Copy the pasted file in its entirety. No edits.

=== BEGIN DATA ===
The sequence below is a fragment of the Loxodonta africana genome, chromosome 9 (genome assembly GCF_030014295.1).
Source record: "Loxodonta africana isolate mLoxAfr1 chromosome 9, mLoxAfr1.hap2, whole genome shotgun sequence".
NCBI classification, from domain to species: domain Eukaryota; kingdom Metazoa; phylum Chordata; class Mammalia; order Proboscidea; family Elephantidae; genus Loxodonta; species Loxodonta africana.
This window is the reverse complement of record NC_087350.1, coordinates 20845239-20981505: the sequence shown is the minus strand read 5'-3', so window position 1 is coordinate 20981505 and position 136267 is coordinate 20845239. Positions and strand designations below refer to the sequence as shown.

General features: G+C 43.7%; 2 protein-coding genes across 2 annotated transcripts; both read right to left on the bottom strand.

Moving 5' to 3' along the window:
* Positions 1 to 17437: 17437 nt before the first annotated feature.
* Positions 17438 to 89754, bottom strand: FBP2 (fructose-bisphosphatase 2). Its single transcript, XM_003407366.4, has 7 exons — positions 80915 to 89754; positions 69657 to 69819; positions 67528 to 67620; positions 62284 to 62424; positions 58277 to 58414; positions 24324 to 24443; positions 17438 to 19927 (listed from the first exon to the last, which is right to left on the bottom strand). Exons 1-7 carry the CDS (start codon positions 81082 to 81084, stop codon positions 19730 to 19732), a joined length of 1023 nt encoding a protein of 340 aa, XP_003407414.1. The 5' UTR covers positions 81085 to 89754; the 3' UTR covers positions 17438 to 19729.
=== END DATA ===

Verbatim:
The sequence below is a fragment of the Loxodonta africana genome, chromosome 9 (genome assembly GCF_030014295.1).
Source record: "Loxodonta africana isolate mLoxAfr1 chromosome 9, mLoxAfr1.hap2, whole genome shotgun sequence".
NCBI classification, from domain to species: domain Eukaryota; kingdom Metazoa; phylum Chordata; class Mammalia; order Proboscidea; family Elephantidae; genus Loxodonta; species Loxodonta africana.
This window is the reverse complement of record NC_087350.1, coordinates 20845239-20981505: the sequence shown is the minus strand read 5'-3', so window position 1 is coordinate 20981505 and position 136267 is coordinate 20845239. Positions and strand designations below refer to the sequence as shown.

General features: G+C 43.7%; 2 protein-coding genes across 2 annotated transcripts; both read right to left on the bottom strand.

Moving 5' to 3' along the window:
* Positions 1 to 17437: 17437 nt before the first annotated feature.
* Positions 17438 to 89754, bottom strand: FBP2 (fructose-bisphosphatase 2). Its single transcript, XM_003407366.4, has 7 exons — positions 80915 to 89754; positions 69657 to 69819; positions 67528 to 67620; positions 62284 to 62424; positions 58277 to 58414; positions 24324 to 24443; positions 17438 to 19927 (listed from the first exon to the last, which is right to left on the bottom strand). Exons 1-7 carry the CDS (start codon positions 81082 to 81084, stop codon positions 19730 to 19732), a joined length of 1023 nt encoding a protein of 340 aa, XP_003407414.1. The 5' UTR covers positions 81085 to 89754; the 3' UTR covers positions 17438 to 19729.